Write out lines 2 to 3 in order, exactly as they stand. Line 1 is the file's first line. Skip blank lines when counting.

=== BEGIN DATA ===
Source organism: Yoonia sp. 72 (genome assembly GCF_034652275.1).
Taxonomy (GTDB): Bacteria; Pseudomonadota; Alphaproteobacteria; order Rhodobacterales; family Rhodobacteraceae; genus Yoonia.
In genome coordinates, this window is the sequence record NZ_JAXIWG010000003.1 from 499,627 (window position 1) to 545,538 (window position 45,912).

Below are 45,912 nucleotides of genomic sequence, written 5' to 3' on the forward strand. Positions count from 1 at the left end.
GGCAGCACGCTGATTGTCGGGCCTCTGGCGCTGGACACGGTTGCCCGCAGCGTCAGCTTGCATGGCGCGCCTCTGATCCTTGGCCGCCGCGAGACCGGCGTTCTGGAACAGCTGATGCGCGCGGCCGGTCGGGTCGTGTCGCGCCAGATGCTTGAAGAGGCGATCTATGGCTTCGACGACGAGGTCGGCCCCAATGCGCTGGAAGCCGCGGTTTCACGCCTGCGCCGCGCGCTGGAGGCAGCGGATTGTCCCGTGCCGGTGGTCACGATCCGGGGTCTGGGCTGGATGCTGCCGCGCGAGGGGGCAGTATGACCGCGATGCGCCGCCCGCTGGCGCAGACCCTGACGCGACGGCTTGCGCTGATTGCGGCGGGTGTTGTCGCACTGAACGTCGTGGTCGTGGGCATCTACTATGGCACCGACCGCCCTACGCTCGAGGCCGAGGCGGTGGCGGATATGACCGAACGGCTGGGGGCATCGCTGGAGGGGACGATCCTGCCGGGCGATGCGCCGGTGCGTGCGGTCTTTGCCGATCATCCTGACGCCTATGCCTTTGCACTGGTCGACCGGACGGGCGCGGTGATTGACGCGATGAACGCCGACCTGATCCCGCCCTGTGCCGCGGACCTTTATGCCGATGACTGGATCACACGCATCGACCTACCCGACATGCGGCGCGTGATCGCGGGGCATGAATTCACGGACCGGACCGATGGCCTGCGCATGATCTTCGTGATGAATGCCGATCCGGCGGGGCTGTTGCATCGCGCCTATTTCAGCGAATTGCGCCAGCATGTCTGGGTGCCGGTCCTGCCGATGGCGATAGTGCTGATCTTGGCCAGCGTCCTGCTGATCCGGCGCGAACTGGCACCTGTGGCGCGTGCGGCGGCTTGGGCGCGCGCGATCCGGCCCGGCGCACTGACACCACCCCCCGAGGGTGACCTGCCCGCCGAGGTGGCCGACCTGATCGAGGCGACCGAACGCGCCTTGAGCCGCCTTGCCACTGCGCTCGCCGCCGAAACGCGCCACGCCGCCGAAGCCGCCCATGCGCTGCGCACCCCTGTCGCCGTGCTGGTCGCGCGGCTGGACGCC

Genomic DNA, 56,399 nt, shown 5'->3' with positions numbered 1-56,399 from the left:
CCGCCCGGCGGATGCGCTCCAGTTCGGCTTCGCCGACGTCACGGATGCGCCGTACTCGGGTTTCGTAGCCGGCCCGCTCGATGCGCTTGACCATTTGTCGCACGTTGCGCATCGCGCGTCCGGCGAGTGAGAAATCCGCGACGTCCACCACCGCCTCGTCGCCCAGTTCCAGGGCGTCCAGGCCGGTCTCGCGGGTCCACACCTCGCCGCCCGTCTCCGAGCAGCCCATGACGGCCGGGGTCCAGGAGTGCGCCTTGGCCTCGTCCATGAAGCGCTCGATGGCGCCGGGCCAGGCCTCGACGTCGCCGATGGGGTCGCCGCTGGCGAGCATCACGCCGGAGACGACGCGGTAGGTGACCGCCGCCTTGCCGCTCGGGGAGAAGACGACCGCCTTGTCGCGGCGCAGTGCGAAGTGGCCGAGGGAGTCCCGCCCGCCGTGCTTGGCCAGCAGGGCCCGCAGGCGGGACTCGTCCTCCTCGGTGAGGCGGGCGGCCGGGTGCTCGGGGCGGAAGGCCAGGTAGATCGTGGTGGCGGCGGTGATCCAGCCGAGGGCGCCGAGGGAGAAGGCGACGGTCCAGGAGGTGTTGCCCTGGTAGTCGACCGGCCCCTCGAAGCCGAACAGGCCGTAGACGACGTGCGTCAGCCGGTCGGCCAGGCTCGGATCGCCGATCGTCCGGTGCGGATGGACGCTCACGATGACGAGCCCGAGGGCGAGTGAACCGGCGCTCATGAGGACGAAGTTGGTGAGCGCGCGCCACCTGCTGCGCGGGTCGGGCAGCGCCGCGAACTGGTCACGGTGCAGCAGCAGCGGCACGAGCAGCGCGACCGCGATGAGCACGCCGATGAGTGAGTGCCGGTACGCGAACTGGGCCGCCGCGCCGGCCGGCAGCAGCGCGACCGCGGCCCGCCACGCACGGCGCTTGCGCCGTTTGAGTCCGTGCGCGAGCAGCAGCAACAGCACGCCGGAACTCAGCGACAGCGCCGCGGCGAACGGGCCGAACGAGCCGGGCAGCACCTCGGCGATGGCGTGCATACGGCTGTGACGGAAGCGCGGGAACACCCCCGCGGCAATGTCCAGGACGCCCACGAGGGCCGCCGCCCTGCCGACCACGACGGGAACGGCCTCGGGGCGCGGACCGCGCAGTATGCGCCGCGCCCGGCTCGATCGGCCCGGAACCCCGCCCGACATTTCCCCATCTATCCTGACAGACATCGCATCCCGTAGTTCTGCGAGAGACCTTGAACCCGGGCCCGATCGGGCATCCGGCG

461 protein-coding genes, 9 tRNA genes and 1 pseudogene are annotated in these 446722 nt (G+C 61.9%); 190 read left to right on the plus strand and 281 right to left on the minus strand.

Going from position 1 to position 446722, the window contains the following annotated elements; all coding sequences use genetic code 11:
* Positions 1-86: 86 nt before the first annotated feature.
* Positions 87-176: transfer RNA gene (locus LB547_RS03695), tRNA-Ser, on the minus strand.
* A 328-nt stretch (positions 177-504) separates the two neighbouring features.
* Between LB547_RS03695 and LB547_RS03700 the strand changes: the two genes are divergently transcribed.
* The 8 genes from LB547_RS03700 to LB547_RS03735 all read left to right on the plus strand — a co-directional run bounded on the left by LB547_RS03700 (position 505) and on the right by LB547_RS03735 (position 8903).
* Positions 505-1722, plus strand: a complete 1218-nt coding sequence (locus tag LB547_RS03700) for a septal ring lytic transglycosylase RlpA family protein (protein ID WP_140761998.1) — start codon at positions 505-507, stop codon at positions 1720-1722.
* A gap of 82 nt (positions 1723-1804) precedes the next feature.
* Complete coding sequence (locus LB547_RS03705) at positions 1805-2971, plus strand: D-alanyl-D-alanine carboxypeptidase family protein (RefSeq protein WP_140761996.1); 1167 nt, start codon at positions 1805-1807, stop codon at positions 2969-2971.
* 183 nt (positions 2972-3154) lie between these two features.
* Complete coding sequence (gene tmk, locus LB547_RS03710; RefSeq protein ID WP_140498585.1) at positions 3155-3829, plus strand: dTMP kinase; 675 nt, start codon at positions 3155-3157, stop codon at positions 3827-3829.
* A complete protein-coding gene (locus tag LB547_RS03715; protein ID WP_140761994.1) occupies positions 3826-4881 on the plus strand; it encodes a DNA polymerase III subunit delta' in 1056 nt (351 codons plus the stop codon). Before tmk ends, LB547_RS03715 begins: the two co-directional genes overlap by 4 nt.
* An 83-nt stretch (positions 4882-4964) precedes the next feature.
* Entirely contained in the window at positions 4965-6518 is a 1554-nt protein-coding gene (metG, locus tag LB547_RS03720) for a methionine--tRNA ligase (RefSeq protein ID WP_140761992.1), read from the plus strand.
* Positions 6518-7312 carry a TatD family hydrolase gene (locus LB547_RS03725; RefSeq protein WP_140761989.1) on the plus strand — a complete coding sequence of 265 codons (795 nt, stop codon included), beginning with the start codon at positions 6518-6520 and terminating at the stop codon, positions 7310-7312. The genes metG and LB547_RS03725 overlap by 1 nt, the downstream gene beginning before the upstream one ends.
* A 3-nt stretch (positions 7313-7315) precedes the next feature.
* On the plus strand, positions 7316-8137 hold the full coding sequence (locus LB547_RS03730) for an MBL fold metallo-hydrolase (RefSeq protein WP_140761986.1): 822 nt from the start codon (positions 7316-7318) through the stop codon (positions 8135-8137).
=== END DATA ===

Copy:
Taxonomy (GTDB): Bacteria; Pseudomonadota; Alphaproteobacteria; order Rhodobacterales; family Rhodobacteraceae; genus Yoonia.
In genome coordinates, this window is the sequence record NZ_JAXIWG010000003.1 from 499,627 (window position 1) to 545,538 (window position 45,912).